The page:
A win for small businesses over the IRS
Congress did something right! It's big news, especially considering the partisan split between the House and Senate. But on an issue of protecting small businesses from IRS bullying, the two sides came together and did something good. The Institute for Justice writes:
...the U.S. Senate unanimously approved legislation that stops the Internal Revenue Service from raiding the bank accounts of small-business owners. The Clyde-Hirsch-Sowers RESPECT Act, passed as part of the Taxpayer First Act (H.R. 3151), is named after Institute for Justice clients Jeff Hirsch and Randy Sowers, two victims of the IRS’s aggressive seizures for so-called “structuring.” Through structuring laws, the IRS has routinely confiscated cash from ordinary Americans simply because they frequently deposited or withdrew cash in amounts under $10,000. And by using civil forfeiture, the IRS can keep that money without ever filing criminal charges.
The RESPECT Act was originally introduced by Reps. John Lewis (D-GA) and Doug Collins (R-GA) after Jeff and Randy testified before the House Ways and Means Oversight Subcommittee about their experiences: Jeff had over $400,000 seized from his convenience store distribution business on Long Island while Randy, a Maryland dairy farmer, lost $29,500 to the IRS. Neither man was ever charged with a crime.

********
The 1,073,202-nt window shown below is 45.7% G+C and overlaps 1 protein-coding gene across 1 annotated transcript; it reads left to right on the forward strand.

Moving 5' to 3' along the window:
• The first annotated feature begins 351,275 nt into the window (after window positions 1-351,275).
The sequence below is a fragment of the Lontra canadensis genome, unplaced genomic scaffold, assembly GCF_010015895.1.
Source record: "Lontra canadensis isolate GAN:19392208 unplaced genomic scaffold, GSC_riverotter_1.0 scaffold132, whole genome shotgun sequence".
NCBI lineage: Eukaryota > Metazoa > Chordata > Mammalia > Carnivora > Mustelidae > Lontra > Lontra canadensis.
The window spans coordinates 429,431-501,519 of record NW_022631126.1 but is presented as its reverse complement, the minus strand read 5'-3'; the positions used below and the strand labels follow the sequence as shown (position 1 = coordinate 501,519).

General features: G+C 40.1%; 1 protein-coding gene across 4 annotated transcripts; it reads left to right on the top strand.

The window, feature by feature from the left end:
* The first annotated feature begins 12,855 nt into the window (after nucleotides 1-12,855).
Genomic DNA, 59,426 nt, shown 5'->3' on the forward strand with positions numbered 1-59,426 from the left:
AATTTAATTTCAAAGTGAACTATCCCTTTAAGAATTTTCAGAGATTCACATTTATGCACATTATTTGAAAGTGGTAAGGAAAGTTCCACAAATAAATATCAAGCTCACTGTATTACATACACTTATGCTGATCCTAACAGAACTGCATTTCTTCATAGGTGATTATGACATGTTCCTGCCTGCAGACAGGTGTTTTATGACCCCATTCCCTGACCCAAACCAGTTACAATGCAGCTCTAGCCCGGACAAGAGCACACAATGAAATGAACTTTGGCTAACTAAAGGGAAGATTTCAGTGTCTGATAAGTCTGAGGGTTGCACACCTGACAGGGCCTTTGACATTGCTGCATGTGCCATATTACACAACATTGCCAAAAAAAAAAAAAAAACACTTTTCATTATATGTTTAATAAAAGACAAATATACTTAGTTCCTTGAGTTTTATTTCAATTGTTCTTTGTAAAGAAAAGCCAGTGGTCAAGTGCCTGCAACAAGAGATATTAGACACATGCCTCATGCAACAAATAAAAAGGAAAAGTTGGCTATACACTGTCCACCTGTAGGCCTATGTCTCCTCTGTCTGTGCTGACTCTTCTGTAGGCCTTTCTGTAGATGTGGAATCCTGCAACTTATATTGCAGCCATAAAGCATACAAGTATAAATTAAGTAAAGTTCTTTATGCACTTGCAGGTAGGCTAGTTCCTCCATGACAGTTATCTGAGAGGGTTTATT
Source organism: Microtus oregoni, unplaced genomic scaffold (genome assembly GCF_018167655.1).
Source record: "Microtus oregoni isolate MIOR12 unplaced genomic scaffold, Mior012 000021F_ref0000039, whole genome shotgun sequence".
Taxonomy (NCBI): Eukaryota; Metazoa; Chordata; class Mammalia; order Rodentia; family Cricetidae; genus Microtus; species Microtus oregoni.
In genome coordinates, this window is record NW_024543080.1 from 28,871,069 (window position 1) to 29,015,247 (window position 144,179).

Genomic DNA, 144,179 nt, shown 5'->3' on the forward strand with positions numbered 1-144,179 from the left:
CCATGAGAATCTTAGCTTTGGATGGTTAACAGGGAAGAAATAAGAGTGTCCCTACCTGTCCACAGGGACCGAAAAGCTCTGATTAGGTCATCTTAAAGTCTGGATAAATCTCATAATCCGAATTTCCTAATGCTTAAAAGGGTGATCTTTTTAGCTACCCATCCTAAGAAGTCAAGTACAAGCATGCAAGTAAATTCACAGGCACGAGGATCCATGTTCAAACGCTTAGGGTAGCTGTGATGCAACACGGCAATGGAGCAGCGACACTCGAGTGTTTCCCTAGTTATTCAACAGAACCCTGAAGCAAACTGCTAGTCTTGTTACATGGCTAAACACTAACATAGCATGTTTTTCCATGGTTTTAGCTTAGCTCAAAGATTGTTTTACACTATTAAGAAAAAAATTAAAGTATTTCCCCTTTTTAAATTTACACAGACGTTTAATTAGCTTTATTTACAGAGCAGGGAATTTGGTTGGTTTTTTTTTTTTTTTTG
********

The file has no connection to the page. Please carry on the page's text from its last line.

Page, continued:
Both Jeff and Randy ultimately recovered their wrongfully taken money, but only after years of legal proceedings and high-profile media coverage—including a front-page article in The New York Times and an editorial in The Wall Street Journal.
If the president signs the bill, it would:
Limit forfeiture for currency “structuring” only when the funds in question are derived from an illegal source or used to conceal illegal activity. This would codify an IRS policy change from October 2014 prompted by lawsuits from the Institute for Justice and would prevent the agency from backtracking;
Allow property owners to challenge a seizure at a prompt, post-seizure hearing. Previously, property owners targeted for structuring had to wait months or even years to present their case to a judge.
This is an excellent step toward righting a long-standing IRS wrong. We hope the president will sign the bill.